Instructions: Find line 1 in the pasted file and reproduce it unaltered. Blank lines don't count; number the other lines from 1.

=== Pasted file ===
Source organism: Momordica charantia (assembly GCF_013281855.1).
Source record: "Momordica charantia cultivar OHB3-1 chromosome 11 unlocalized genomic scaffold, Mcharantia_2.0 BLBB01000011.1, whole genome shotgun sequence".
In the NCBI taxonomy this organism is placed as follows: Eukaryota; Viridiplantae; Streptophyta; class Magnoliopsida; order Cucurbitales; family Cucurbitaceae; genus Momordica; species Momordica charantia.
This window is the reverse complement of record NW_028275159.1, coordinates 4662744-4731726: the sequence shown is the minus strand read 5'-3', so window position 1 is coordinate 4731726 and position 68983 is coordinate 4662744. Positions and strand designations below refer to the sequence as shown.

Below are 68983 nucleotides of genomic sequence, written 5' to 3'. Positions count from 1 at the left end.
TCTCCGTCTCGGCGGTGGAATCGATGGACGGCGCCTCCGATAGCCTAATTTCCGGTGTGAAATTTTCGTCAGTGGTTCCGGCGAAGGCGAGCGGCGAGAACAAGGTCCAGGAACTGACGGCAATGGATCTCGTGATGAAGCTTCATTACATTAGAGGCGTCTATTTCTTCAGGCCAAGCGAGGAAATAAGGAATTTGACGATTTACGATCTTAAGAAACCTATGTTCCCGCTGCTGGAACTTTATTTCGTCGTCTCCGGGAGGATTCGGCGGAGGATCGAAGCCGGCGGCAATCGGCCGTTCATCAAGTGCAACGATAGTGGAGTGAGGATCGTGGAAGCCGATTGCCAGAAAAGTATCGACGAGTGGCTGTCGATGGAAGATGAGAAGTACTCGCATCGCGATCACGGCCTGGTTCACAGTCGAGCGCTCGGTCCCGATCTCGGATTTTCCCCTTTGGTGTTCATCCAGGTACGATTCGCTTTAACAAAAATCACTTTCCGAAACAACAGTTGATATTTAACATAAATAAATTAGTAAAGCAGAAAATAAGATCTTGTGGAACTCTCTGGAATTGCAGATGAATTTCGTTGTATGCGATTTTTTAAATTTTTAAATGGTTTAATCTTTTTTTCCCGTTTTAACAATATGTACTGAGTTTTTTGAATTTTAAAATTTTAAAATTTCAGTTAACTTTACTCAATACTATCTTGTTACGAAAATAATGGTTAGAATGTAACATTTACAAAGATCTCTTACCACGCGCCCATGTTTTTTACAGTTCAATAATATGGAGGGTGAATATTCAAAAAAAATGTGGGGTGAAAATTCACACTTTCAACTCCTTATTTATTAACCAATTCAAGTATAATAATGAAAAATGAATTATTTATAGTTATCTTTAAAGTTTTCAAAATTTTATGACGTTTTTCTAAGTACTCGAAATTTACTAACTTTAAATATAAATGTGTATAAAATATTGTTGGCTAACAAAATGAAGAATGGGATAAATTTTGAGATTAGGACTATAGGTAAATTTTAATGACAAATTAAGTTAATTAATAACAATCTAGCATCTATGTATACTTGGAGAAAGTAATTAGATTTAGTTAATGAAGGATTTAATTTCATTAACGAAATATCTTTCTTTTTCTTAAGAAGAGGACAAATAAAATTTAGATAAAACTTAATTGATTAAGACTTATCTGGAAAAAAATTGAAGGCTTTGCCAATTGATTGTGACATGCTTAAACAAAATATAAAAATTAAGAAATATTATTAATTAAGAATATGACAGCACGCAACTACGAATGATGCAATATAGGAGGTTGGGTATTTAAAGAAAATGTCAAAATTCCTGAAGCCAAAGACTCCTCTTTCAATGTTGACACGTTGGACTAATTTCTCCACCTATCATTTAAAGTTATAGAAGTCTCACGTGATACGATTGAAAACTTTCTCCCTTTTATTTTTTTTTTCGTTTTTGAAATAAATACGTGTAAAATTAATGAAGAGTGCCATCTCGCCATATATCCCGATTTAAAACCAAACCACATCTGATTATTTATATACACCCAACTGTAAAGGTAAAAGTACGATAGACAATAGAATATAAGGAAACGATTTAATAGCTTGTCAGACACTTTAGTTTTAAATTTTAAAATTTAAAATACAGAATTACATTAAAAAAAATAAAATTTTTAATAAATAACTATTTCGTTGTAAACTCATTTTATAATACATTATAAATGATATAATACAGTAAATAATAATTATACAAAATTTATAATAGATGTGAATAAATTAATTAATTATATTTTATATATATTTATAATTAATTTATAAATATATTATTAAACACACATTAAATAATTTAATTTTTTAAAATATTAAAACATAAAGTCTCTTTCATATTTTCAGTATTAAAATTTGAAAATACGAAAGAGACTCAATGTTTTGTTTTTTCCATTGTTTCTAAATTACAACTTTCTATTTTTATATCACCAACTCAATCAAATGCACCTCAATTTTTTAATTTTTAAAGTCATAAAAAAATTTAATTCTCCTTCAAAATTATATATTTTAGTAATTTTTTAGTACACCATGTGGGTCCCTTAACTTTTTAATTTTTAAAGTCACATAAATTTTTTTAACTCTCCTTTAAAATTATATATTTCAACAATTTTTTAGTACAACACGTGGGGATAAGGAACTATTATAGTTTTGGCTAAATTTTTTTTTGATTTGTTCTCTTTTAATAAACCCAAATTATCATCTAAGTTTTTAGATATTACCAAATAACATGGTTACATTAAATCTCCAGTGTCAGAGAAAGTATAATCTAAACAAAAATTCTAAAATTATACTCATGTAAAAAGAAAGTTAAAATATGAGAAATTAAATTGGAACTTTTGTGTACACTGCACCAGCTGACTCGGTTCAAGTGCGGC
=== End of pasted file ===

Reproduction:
Source organism: Momordica charantia (assembly GCF_013281855.1).